MPs set to start their grilling of BHS players
The cast of characters who have played a part in the demise of BHS is arguably worthy of a mini-series.
The larger than life billionaire retail tycoon, his Monaco-based wife, a former racing driver and bankrupt, surrounded by advisers and regulators, all help to weave a tale that affects 160 high streets and 31,000 mere mortals.
(That's 11,000 workers and 20,000 pension scheme members).
The parliamentary inquiry into the sorry tale begins in earnest on Monday.
Sir Philip Green, the former owner of BHS, has agreed in principle to appear before the inquiry in June.
With so many fingerprints on this scandal it's difficult to figure out how to apportion blame for a collapse that almost everyone in the industry seemed to predict but no-one seemed able to prevent.
Let's take a look at when some of the main players made their exits and their entrances:
- Sir Philip Green pays £200m to buy BHS
- BHS pays £422m in dividends to Sir Philip Green's family
- BHS pays rent and interest of £174m to Arcadia, Sir Philip Green's retailing company which owns other brands such as Dorothy Perkins and TopShop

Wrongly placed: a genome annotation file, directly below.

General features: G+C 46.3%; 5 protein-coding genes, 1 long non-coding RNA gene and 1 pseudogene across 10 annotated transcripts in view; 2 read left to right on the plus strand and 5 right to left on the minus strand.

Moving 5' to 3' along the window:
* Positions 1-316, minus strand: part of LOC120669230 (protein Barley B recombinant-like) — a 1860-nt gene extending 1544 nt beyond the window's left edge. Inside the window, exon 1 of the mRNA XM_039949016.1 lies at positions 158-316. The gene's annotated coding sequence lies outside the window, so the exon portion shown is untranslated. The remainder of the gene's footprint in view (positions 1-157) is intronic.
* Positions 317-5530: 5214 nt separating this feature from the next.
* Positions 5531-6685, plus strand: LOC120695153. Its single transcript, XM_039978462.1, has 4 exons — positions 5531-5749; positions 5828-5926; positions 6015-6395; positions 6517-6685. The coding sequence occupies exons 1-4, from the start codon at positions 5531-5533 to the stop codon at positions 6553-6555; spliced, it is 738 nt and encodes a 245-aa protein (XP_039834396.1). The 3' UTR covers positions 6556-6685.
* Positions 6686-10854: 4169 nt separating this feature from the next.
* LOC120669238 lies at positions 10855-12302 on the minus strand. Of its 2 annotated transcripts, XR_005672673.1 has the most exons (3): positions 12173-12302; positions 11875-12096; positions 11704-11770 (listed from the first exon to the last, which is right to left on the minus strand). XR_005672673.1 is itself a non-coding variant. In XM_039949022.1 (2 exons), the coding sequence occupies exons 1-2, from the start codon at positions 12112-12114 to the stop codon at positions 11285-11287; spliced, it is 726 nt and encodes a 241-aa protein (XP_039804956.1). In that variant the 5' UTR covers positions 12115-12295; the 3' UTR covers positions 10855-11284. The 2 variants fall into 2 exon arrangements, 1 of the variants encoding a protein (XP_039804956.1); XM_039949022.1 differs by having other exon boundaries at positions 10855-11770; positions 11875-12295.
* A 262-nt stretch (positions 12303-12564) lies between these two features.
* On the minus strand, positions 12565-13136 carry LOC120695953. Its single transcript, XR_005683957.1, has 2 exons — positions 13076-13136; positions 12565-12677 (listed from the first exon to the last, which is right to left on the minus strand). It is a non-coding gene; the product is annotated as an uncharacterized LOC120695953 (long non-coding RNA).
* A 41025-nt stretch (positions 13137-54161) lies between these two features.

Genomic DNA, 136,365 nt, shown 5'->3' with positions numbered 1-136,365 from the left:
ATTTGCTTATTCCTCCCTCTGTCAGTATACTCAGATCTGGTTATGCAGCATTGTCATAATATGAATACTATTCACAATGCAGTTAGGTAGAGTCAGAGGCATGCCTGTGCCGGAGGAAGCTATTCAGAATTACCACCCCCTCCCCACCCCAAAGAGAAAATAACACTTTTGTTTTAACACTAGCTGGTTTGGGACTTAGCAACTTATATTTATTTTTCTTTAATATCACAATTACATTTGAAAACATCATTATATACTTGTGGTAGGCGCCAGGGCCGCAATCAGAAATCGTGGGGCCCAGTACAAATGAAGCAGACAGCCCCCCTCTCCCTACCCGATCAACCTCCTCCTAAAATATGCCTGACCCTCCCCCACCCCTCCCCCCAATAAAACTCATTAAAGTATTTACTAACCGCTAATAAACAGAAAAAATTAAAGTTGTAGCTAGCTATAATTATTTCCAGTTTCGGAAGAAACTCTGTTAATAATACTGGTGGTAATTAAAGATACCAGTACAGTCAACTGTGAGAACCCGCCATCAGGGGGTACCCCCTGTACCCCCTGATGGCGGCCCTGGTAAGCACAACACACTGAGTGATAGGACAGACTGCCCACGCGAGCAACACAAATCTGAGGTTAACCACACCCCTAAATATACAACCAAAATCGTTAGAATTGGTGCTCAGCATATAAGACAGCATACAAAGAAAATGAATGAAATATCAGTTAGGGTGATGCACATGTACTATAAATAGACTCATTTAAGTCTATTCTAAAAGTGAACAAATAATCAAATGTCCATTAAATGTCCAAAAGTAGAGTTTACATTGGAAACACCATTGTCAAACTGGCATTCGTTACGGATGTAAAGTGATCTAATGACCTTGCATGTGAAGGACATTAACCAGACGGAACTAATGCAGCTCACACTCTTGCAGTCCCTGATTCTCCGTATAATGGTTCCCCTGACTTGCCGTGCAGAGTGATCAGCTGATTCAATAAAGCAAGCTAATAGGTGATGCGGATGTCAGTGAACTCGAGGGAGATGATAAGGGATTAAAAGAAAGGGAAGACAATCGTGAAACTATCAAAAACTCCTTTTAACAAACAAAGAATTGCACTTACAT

- Arcadia pays £1.2bn dividend to Sir Philip Green's wife, Lady Green
- Sir Philip Green sells BHS for £1 to Retail Acquisitions, 90% owned by Dominic Chappell
- BHS pays Dominic Chappell and fellow directors £25m in fees and interest
- Landlords agree to massive rent discount to save the business
- BHS collapses under weight of £1.3bn debt, including £571m pension deficit
- 11,000 jobs are at risk and 20,000 pensioners stand to lose some of their pension
No wonder the Serious Fraud Office, Pensions Regulator, Insolvency Service and two Commons select committees are queuing up to ask questions.
The biggest question is why no-one seemed to want to know BEFORE it happened.